Taken by themselves, impact fees could be seen as a user fee, which is one of the better ways for governments to raise money. Use a service, pay a fee. That is what makes toll roads so appealing from a market perspective. But user fees are only good if used instead of general taxation, replacing the tax revenue rather than supplementing it.
I don’t know which route Plano took, but the good news now is at least its city council members acknowledge the fact that fees and taxes make living their more expensive—not for the developers, but for the people who live there and ultimately have to bear these costs.
Eminent Domain reform moved forward for the first time since 2005. HJR 14 will stop local governments from using blight designations to condemn blocks of perfectly good homes and businesses for economic development projects. That is good news—El Paso and other cities may be out of the downtown redevelopment business when it comes to using eminent domain.
However, local government opposition weakened public use language in HJR 14, meaning more work needs to be done in 2011. Legislators should push for statutory changes that ban Kelo-style transfers of taken property from one owner to another, further reform blight laws, and end government land speculation by allowing original owners to repurchase any condemned property that hasn’t been used within five years.
When it comes to regulatory takings—which probably has a bigger negative impact on the Texas economy—nothing was accomplished. Cities are still free to take property by restricting its use with few limitations.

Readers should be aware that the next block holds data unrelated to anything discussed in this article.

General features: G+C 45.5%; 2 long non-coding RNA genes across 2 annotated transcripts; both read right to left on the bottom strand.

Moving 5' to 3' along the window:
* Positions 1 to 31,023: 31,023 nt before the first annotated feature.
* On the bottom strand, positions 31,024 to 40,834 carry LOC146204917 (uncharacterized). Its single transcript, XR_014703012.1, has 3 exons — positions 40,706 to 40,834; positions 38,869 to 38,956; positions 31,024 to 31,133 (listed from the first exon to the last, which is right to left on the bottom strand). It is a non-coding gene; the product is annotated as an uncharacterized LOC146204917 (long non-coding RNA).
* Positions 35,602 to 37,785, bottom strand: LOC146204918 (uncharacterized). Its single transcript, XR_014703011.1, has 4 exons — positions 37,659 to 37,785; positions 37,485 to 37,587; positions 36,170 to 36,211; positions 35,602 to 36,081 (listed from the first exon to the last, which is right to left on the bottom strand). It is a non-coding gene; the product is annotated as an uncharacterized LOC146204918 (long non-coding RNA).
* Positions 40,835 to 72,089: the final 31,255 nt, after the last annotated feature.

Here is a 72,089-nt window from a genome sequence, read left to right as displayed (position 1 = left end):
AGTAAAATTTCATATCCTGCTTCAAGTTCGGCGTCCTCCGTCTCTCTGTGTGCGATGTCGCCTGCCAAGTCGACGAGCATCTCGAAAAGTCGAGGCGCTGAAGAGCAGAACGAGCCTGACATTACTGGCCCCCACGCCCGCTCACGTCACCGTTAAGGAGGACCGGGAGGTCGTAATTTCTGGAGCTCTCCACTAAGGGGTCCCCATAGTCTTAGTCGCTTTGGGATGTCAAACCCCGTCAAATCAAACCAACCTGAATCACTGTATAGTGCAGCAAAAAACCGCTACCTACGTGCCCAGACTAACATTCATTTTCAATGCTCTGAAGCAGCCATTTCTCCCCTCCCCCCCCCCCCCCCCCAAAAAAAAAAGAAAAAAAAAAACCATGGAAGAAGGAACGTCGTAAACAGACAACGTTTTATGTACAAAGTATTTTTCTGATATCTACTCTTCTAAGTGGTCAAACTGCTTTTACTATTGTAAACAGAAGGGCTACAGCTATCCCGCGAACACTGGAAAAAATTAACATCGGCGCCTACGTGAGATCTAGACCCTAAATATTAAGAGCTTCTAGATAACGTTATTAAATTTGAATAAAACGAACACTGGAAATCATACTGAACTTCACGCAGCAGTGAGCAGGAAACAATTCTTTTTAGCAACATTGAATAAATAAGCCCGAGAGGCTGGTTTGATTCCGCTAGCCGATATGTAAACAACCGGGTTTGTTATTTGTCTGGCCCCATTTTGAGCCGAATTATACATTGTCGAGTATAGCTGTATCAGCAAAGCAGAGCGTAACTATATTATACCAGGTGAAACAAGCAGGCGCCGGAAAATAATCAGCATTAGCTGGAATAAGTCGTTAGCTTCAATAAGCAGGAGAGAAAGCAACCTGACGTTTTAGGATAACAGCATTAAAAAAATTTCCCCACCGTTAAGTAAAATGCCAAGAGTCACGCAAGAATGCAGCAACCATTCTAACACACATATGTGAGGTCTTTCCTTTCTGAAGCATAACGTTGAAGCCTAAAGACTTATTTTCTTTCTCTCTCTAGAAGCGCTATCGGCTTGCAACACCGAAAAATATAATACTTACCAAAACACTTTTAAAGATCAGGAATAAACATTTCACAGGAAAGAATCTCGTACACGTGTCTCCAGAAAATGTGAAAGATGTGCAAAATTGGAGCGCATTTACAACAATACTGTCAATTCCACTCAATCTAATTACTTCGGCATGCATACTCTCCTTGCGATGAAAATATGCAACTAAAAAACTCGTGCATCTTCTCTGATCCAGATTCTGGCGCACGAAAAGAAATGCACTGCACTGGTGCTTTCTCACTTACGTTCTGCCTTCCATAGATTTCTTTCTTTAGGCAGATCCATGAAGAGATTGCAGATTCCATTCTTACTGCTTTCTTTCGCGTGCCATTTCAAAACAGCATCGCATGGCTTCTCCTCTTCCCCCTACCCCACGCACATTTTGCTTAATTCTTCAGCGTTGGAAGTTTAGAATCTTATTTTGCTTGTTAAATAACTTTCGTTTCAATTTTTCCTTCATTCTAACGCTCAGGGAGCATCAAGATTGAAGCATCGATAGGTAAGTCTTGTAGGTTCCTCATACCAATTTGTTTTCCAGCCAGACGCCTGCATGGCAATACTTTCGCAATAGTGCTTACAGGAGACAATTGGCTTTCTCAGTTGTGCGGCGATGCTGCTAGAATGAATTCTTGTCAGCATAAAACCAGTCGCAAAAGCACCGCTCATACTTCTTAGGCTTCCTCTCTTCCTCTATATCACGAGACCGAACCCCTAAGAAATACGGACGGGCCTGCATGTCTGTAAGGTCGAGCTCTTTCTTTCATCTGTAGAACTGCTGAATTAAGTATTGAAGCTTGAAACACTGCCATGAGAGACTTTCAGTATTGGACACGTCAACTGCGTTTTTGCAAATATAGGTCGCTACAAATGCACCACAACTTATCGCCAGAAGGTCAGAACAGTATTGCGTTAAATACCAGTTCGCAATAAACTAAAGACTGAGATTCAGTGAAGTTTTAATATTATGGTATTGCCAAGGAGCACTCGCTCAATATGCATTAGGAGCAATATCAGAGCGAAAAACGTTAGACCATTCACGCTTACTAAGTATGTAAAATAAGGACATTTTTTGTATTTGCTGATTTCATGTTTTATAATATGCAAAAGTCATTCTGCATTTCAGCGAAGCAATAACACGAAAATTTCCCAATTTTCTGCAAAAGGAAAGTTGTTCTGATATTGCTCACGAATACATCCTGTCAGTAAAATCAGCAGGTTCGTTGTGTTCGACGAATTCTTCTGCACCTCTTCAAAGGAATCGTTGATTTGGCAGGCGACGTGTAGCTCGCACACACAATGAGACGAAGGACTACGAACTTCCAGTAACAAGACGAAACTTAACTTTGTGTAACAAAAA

This post was first published by the Texas Public Policy Foundation.
Four years have passed since the U.S. Supreme Court’s infamous Kelo decision, which essentially changed private property ownership from a fundamental civil right to a privilege granted by the state at its sole discretion.
Texas has failed to adequately respond to this decision. The first attempt in 2005 missed the mark. In 2007, the Legislature passed strong property rights protections in HB 2006, but the bill was subsequently vetoed over concerns about compensation.
SB 18 is this legislative session’s eminent domain reform bill. However, it was recently stripped in the Senate State Affairs Committee of two key reforms. As it stands today, there is a good chance that after the legislature adjourns, Texas property owners will still be subject to the same takings that outraged the nation in the Kelo case.